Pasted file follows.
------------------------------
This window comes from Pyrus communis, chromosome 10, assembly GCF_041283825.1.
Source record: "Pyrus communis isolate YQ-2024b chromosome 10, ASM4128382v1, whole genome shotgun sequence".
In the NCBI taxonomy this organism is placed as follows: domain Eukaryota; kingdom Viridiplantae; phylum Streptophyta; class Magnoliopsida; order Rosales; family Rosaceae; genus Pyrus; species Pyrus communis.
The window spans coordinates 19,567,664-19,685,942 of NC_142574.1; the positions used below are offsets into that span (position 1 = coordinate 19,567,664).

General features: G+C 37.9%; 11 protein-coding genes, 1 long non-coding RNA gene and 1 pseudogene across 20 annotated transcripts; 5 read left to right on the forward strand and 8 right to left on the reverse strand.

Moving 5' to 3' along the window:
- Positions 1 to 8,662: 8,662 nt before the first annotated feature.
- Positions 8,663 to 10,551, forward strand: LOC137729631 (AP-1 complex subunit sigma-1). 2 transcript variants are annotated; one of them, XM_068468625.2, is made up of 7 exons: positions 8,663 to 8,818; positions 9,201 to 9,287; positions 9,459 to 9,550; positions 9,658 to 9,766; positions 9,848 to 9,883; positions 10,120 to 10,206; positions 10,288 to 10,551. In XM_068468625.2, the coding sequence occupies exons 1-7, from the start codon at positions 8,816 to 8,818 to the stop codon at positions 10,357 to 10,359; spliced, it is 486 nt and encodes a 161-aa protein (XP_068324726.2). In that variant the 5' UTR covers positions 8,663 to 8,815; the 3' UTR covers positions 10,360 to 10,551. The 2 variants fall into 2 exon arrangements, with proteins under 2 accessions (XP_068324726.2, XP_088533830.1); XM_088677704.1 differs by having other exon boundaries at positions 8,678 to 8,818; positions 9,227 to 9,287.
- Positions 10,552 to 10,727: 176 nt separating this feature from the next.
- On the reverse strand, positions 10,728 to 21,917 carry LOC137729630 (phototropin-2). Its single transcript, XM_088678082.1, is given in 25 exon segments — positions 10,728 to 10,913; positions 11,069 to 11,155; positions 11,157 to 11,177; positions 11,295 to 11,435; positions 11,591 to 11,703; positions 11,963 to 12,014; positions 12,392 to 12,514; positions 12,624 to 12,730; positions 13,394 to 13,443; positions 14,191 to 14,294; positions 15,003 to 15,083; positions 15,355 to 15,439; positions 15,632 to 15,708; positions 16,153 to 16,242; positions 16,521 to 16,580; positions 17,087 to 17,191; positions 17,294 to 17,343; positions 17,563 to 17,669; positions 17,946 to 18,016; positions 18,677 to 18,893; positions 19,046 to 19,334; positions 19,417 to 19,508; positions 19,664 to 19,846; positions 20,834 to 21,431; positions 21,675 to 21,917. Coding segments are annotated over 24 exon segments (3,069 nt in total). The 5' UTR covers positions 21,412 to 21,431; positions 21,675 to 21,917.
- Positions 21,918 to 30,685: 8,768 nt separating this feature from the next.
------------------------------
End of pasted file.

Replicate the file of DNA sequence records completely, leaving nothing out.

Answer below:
This window comes from Pyrus communis, chromosome 10, assembly GCF_041283825.1.
Source record: "Pyrus communis isolate YQ-2024b chromosome 10, ASM4128382v1, whole genome shotgun sequence".
In the NCBI taxonomy this organism is placed as follows: domain Eukaryota; kingdom Viridiplantae; phylum Streptophyta; class Magnoliopsida; order Rosales; family Rosaceae; genus Pyrus; species Pyrus communis.
The window spans coordinates 19,567,664-19,685,942 of NC_142574.1; the positions used below are offsets into that span (position 1 = coordinate 19,567,664).

General features: G+C 37.9%; 11 protein-coding genes, 1 long non-coding RNA gene and 1 pseudogene across 20 annotated transcripts; 5 read left to right on the forward strand and 8 right to left on the reverse strand.

Moving 5' to 3' along the window:
- Positions 1 to 8,662: 8,662 nt before the first annotated feature.
- Positions 8,663 to 10,551, forward strand: LOC137729631 (AP-1 complex subunit sigma-1). 2 transcript variants are annotated; one of them, XM_068468625.2, is made up of 7 exons: positions 8,663 to 8,818; positions 9,201 to 9,287; positions 9,459 to 9,550; positions 9,658 to 9,766; positions 9,848 to 9,883; positions 10,120 to 10,206; positions 10,288 to 10,551. In XM_068468625.2, the coding sequence occupies exons 1-7, from the start codon at positions 8,816 to 8,818 to the stop codon at positions 10,357 to 10,359; spliced, it is 486 nt and encodes a 161-aa protein (XP_068324726.2). In that variant the 5' UTR covers positions 8,663 to 8,815; the 3' UTR covers positions 10,360 to 10,551. The 2 variants fall into 2 exon arrangements, with proteins under 2 accessions (XP_068324726.2, XP_088533830.1); XM_088677704.1 differs by having other exon boundaries at positions 8,678 to 8,818; positions 9,227 to 9,287.
- Positions 10,552 to 10,727: 176 nt separating this feature from the next.
- On the reverse strand, positions 10,728 to 21,917 carry LOC137729630 (phototropin-2). Its single transcript, XM_088678082.1, is given in 25 exon segments — positions 10,728 to 10,913; positions 11,069 to 11,155; positions 11,157 to 11,177; positions 11,295 to 11,435; positions 11,591 to 11,703; positions 11,963 to 12,014; positions 12,392 to 12,514; positions 12,624 to 12,730; positions 13,394 to 13,443; positions 14,191 to 14,294; positions 15,003 to 15,083; positions 15,355 to 15,439; positions 15,632 to 15,708; positions 16,153 to 16,242; positions 16,521 to 16,580; positions 17,087 to 17,191; positions 17,294 to 17,343; positions 17,563 to 17,669; positions 17,946 to 18,016; positions 18,677 to 18,893; positions 19,046 to 19,334; positions 19,417 to 19,508; positions 19,664 to 19,846; positions 20,834 to 21,431; positions 21,675 to 21,917. Coding segments are annotated over 24 exon segments (3,069 nt in total). The 5' UTR covers positions 21,412 to 21,431; positions 21,675 to 21,917.
- Positions 21,918 to 30,685: 8,768 nt separating this feature from the next.